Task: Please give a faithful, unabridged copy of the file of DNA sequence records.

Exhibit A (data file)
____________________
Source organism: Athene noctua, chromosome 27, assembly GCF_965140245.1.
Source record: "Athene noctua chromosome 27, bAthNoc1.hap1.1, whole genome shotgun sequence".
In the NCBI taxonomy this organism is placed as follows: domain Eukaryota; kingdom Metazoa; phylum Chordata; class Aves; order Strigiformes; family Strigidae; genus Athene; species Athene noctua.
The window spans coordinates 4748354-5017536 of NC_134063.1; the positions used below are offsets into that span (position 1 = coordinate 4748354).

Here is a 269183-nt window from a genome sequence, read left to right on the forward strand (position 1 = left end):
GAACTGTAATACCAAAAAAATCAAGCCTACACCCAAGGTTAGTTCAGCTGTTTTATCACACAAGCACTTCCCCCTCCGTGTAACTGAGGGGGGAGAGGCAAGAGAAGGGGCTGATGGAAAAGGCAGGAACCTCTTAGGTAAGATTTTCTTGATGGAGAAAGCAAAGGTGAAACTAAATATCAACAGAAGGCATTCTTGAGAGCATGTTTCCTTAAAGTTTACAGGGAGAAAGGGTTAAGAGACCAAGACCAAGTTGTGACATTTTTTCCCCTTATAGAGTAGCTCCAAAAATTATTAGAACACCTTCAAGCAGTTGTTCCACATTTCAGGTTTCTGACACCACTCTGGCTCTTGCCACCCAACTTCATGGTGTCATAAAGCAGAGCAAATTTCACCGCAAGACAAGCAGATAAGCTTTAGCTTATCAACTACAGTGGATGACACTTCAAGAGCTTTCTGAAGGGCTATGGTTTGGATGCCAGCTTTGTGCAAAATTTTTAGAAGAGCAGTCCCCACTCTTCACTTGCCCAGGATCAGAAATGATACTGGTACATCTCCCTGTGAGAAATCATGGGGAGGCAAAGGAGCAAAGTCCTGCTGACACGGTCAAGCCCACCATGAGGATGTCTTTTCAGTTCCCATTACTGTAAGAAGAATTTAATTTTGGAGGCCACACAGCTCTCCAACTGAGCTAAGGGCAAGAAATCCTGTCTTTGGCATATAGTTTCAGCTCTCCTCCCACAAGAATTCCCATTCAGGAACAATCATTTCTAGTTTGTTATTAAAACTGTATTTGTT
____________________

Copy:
Source organism: Athene noctua, chromosome 27, assembly GCF_965140245.1.
Source record: "Athene noctua chromosome 27, bAthNoc1.hap1.1, whole genome shotgun sequence".
In the NCBI taxonomy this organism is placed as follows: domain Eukaryota; kingdom Metazoa; phylum Chordata; class Aves; order Strigiformes; family Strigidae; genus Athene; species Athene noctua.
The window spans coordinates 4748354-5017536 of NC_134063.1; the positions used below are offsets into that span (position 1 = coordinate 4748354).

Here is a 269183-nt window from a genome sequence, read left to right on the forward strand (position 1 = left end):
GAACTGTAATACCAAAAAAATCAAGCCTACACCCAAGGTTAGTTCAGCTGTTTTATCACACAAGCACTTCCCCCTCCGTGTAACTGAGGGGGGAGAGGCAAGAGAAGGGGCTGATGGAAAAGGCAGGAACCTCTTAGGTAAGATTTTCTTGATGGAGAAAGCAAAGGTGAAACTAAATATCAACAGAAGGCATTCTTGAGAGCATGTTTCCTTAAAGTTTACAGGGAGAAAGGGTTAAGAGACCAAGACCAAGTTGTGACATTTTTTCCCCTTATAGAGTAGCTCCAAAAATTATTAGAACACCTTCAAGCAGTTGTTCCACATTTCAGGTTTCTGACACCACTCTGGCTCTTGCCACCCAACTTCATGGTGTCATAAAGCAGAGCAAATTTCACCGCAAGACAAGCAGATAAGCTTTAGCTTATCAACTACAGTGGATGACACTTCAAGAGCTTTCTGAAGGGCTATGGTTTGGATGCCAGCTTTGTGCAAAATTTTTAGAAGAGCAGTCCCCACTCTTCACTTGCCCAGGATCAGAAATGATACTGGTACATCTCCCTGTGAGAAATCATGGGGAGGCAAAGGAGCAAAGTCCTGCTGACACGGTCAAGCCCACCATGAGGATGTCTTTTCAGTTCCCATTACTGTAAGAAGAATTTAATTTTGGAGGCCACACAGCTCTCCAACTGAGCTAAGGGCAAGAAATCCTGTCTTTGGCATATAGTTTCAGCTCTCCTCCCACAAGAATTCCCATTCAGGAACAATCATTTCTAGTTTGTTATTAAAACTGTATTTGTT